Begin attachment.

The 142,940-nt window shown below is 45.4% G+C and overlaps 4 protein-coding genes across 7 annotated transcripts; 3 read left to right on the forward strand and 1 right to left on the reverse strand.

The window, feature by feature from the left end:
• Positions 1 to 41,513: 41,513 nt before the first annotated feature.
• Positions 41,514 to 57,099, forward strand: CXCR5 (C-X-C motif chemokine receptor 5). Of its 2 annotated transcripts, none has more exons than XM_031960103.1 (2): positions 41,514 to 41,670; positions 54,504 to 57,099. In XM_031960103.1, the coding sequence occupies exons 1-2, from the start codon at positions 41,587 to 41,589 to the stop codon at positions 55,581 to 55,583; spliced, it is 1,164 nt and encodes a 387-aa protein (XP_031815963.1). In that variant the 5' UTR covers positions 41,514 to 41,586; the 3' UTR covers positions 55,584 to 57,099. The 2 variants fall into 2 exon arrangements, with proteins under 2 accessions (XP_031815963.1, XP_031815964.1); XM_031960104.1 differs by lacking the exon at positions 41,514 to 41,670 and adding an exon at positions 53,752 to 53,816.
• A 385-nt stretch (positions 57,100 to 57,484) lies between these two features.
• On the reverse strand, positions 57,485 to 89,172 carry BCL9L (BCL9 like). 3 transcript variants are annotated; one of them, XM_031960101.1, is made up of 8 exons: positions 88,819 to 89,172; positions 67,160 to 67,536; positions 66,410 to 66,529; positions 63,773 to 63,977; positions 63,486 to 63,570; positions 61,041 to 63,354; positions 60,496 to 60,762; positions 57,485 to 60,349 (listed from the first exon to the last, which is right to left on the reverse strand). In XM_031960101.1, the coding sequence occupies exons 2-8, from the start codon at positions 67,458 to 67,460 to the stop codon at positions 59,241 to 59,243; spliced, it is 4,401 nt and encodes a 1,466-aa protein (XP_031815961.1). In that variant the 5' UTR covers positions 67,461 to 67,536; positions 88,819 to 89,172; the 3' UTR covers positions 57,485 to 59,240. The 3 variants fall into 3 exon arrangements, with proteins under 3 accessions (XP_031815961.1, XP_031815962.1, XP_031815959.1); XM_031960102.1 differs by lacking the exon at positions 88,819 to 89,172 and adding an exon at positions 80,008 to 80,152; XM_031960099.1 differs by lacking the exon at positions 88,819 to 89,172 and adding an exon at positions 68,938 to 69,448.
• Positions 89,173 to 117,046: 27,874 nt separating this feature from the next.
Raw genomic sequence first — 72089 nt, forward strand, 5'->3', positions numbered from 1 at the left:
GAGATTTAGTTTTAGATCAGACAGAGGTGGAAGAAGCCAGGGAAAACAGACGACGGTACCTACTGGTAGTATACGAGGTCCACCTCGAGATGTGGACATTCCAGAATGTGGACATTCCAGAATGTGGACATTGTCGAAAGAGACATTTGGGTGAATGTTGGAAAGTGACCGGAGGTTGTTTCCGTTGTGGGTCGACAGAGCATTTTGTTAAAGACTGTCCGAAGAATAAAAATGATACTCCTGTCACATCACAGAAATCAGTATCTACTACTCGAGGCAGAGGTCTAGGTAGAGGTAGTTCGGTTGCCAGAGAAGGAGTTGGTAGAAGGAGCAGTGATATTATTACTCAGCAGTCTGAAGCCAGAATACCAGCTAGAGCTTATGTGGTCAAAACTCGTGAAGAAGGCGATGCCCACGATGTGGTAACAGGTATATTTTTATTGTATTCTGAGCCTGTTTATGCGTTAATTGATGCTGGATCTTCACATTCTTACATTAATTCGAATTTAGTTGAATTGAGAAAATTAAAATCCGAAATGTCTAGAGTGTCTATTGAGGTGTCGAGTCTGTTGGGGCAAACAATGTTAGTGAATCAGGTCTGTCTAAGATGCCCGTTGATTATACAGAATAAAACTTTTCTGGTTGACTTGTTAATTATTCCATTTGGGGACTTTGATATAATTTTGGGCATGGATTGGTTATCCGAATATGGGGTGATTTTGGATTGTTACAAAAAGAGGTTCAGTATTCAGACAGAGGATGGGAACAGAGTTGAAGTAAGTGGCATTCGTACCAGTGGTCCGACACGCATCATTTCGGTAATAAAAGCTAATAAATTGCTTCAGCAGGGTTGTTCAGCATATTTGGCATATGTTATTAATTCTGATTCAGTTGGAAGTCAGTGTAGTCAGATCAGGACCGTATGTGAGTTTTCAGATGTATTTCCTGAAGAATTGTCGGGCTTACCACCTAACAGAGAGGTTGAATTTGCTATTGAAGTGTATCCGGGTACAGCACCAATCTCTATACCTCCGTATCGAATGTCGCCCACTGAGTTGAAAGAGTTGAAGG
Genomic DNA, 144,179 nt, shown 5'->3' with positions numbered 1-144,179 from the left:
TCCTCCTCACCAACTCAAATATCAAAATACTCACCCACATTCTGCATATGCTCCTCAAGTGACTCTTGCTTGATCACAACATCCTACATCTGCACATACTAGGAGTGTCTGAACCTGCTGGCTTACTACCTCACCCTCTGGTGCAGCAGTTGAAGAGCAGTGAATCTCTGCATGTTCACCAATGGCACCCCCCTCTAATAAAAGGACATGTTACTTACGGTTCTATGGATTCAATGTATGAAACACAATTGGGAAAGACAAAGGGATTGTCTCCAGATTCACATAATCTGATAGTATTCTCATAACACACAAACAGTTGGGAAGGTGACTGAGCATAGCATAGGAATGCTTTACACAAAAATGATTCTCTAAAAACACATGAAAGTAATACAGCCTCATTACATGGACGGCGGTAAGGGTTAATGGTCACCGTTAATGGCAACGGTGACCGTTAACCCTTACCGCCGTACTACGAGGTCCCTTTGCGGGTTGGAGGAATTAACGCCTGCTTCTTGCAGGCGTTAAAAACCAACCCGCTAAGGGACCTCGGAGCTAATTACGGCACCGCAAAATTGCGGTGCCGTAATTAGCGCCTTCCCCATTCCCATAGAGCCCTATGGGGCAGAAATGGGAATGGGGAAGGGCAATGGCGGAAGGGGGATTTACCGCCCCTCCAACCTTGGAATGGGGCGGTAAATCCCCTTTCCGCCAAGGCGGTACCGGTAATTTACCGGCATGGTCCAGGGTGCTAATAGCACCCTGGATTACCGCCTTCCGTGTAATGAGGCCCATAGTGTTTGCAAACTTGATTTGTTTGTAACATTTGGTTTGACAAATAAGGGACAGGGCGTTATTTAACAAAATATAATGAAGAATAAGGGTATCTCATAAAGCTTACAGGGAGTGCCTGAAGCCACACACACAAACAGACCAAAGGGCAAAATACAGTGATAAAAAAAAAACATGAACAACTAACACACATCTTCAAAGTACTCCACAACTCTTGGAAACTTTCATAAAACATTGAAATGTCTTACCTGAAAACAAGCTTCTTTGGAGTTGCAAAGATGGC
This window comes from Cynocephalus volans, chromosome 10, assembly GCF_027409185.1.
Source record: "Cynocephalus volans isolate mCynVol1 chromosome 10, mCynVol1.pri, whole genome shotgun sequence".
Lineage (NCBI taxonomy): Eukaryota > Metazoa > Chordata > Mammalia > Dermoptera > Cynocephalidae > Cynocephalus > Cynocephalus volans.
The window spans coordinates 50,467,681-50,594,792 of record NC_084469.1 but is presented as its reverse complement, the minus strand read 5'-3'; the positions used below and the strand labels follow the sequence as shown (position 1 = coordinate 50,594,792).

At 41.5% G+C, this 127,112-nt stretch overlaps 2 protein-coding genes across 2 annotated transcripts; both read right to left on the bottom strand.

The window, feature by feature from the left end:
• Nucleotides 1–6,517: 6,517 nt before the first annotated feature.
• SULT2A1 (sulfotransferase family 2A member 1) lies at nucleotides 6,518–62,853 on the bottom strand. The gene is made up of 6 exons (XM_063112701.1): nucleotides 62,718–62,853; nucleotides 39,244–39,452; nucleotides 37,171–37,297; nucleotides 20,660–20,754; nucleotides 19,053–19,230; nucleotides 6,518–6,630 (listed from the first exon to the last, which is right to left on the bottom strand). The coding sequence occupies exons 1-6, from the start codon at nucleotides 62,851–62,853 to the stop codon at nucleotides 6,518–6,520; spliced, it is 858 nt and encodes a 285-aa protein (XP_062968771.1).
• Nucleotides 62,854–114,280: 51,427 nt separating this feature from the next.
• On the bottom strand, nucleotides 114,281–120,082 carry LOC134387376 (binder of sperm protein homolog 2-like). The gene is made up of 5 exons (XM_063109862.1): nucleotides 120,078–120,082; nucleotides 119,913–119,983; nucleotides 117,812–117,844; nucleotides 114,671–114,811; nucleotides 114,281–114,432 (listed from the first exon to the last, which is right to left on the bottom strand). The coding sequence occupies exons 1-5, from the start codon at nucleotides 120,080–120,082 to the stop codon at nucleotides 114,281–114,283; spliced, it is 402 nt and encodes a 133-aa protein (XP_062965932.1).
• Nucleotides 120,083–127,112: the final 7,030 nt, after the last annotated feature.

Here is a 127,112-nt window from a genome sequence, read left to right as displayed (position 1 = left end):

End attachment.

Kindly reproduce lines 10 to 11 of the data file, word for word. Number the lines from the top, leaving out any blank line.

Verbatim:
Genomic DNA, 144,179 nt, shown 5'->3' with positions numbered 1-144,179 from the left:
TCCTCCTCACCAACTCAAATATCAAAATACTCACCCACATTCTGCATATGCTCCTCAAGTGACTCTTGCTTGATCACAACATCCTACATCTGCACATACTAGGAGTGTCTGAACCTGCTGGCTTACTACCTCACCCTCTGGTGCAGCAGTTGAAGAGCAGTGAATCTCTGCATGTTCACCAATGGCACCCCCCTCTAATAAAAGGACATGTTACTTACGGTTCTATGGATTCAATGTATGAAACACAATTGGGAAAGACAAAGGGATTGTCTCCAGATTCACATAATCTGATAGTATTCTCATAACACACAAACAGTTGGGAAGGTGACTGAGCATAGCATAGGAATGCTTTACACAAAAATGATTCTCTAAAAACACATGAAAGTAATACAGCCTCATTACATGGACGGCGGTAAGGGTTAATGGTCACCGTTAATGGCAACGGTGACCGTTAACCCTTACCGCCGTACTACGAGGTCCCTTTGCGGGTTGGAGGAATTAACGCCTGCTTCTTGCAGGCGTTAAAAACCAACCCGCTAAGGGACCTCGGAGCTAATTACGGCACCGCAAAATTGCGGTGCCGTAATTAGCGCCTTCCCCATTCCCATAGAGCCCTATGGGGCAGAAATGGGAATGGGGAAGGGCAATGGCGGAAGGGGGATTTACCGCCCCTCCAACCTTGGAATGGGGCGGTAAATCCCCTTTCCGCCAAGGCGGTACCGGTAATTTACCGGCATGGTCCAGGGTGCTAATAGCACCCTGGATTACCGCCTTCCGTGTAATGAGGCCCATAGTGTTTGCAAACTTGATTTGTTTGTAACATTTGGTTTGACAAATAAGGGACAGGGCGTTATTTAACAAAATATAATGAAGAATAAGGGTATCTCATAAAGCTTACAGGGAGTGCCTGAAGCCACACACACAAACAGACCAAAGGGCAAAATACAGTGATAAAAAAAAAACATGAACAACTAACACACATCTTCAAAGTACTCCACAACTCTTGGAAACTTTCATAAAACATTGAAATGTCTTACCTGAAAACAAGCTTCTTTGGAGTTGCAAAGATGGC